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April 07, 2011

Gendercide in China, India and other countries

India gender imbalance is heading to 110 boys to 100 girls

The news from India’s 2011 census is almost all heartening. Literacy is up; life expectancy is up; family size is stabilising. But there is one grim exception. In 2011 India counted only 914 girls aged six and under for every 1,000 boys.



Parents choose to abort female fetuses not because they do not want or love their daughters, but because they feel they must have sons (usually for social reasons); they also want smaller families—and something has to give. Ultrasound technology ensures that this something is a generation of unborn daughters, because it lets them know the sex of a fetus. Sex selection therefore tends to increase with education and income: wealthier, better educated people are more likely to want fewer children and can more easily afford the scans.

But whereas sex selection may be understandable for a family, it is disastrous for a nation. It is an extreme expression of an attitude that says daughters are worth less than sons—a belief that is damaging both to women and to the next generation, since healthier, better educated mothers have healthier, better-educated children.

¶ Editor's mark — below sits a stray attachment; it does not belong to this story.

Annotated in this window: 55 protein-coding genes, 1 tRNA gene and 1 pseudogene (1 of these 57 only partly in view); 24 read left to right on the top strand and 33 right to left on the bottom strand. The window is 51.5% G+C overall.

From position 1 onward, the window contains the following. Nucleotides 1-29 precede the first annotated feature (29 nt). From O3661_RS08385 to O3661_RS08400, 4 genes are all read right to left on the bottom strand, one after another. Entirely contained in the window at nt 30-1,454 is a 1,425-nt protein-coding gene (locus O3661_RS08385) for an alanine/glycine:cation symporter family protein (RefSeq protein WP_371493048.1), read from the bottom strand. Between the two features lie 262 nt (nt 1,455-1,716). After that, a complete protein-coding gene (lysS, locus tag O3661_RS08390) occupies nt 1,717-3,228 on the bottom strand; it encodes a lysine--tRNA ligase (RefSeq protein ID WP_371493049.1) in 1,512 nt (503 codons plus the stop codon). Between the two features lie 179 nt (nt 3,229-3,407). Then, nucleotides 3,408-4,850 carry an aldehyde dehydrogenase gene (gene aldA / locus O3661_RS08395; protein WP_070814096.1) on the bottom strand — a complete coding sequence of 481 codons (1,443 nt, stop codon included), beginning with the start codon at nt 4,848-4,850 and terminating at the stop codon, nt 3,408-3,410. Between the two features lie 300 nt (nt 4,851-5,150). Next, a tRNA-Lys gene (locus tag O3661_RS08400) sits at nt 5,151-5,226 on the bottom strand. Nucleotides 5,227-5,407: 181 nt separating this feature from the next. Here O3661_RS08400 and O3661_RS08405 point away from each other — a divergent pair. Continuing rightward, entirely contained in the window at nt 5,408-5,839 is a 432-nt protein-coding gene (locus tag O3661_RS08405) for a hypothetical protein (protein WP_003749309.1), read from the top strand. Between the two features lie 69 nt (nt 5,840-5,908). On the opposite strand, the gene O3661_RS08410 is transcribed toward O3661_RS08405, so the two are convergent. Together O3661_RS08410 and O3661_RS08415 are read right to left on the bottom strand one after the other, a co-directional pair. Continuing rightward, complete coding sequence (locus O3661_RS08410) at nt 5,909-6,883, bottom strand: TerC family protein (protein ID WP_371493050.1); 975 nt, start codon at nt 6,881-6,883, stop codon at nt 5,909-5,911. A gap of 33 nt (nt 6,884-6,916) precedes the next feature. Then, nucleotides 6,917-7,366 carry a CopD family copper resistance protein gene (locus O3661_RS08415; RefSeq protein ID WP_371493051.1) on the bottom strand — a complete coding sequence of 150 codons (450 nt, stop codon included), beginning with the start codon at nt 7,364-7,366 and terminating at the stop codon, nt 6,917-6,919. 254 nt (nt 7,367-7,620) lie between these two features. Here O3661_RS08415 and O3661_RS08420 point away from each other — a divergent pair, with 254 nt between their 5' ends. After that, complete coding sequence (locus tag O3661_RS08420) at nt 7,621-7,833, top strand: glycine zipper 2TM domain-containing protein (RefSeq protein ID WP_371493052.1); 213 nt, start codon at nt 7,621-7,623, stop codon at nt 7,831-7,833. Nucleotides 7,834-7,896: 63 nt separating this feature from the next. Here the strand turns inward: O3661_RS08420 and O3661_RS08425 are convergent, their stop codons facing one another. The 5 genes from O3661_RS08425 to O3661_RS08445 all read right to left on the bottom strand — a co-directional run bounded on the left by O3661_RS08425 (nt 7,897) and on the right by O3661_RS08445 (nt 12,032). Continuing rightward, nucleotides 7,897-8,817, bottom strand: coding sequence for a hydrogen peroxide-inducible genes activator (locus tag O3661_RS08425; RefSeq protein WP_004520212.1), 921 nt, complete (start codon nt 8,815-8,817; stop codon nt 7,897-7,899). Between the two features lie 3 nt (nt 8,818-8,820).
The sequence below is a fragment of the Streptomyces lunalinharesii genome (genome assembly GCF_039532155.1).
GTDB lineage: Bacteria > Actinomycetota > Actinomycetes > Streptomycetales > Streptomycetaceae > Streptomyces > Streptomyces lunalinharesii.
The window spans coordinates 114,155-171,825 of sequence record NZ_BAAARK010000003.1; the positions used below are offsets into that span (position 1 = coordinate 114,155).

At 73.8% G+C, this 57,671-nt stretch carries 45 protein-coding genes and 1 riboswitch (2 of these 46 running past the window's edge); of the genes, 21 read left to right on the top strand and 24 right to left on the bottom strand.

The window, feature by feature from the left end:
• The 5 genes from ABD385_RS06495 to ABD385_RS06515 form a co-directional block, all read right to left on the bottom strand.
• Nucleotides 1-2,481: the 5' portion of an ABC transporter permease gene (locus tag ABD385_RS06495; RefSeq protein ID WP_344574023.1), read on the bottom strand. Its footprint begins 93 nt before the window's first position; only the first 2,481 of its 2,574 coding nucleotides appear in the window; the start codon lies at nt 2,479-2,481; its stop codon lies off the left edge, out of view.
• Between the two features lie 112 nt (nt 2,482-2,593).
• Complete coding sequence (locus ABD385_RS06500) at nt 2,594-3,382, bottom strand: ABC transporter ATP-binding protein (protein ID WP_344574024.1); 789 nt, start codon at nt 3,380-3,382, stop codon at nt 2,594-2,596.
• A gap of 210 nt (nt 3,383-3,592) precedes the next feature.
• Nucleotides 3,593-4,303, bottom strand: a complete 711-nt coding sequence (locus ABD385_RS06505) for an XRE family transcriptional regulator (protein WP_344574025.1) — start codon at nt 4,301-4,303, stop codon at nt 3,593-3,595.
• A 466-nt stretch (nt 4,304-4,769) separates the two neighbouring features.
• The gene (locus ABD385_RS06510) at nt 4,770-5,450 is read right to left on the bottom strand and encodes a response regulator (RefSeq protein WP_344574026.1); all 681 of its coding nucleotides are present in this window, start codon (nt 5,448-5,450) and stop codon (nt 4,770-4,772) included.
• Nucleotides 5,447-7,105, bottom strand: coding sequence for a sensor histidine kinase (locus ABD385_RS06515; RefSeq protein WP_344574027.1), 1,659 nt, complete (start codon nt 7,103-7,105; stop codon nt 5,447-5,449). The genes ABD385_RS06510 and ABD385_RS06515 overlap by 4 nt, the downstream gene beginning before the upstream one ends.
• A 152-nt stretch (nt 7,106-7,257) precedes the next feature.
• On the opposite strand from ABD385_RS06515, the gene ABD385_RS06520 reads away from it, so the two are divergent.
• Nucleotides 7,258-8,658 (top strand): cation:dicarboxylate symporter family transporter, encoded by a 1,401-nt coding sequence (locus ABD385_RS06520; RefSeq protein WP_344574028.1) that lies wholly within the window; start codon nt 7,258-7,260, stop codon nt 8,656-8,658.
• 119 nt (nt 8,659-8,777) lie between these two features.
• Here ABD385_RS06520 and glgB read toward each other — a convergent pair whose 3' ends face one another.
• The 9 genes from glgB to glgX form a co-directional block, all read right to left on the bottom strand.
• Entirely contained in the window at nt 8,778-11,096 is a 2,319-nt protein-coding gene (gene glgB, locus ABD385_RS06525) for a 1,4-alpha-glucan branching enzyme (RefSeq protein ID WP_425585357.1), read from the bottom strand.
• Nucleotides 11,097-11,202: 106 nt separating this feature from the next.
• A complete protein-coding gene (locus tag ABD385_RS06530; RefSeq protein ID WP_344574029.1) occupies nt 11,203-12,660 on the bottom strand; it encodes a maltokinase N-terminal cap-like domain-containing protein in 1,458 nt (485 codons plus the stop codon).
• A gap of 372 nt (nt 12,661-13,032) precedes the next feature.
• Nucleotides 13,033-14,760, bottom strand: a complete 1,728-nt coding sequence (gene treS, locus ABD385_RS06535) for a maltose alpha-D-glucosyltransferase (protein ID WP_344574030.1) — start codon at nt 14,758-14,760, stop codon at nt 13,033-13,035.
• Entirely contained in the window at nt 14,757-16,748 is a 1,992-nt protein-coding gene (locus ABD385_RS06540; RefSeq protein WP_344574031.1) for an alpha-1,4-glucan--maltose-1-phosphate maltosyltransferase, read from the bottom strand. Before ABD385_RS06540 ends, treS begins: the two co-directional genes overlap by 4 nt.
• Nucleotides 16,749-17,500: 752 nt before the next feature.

Throughout human history, young men have been responsible for the vast preponderance of crime and violence—especially single men in countries where status and social acceptance depend on being married and having children, as it does in China and India. A rising population of frustrated single men spells trouble.

The crime rate has almost doubled in China during the past 20 years of rising sex ratios, with stories abounding of bride abduction, the trafficking of women, rape and prostitution. A study into whether these things were connected concluded that they were, and that higher sex ratios accounted for about one-seventh of the rise in crime.

South Korea was the first country to report exceptionally high sex ratios and has been the first to cut them. Between 1985 and 2003, the share of South Korean women who told national health surveyors that they felt “they must have a son” fell by almost two-thirds, from 48% to 17%. After a lag of a decade, the sex ratio began to fall in the mid-1990s and is now 110 to 100. Ms Das Gupta argues that though it takes a long time for social norms favoring sons to alter, and though the transition can be delayed by the introduction of ultrasound scans, eventually change will come
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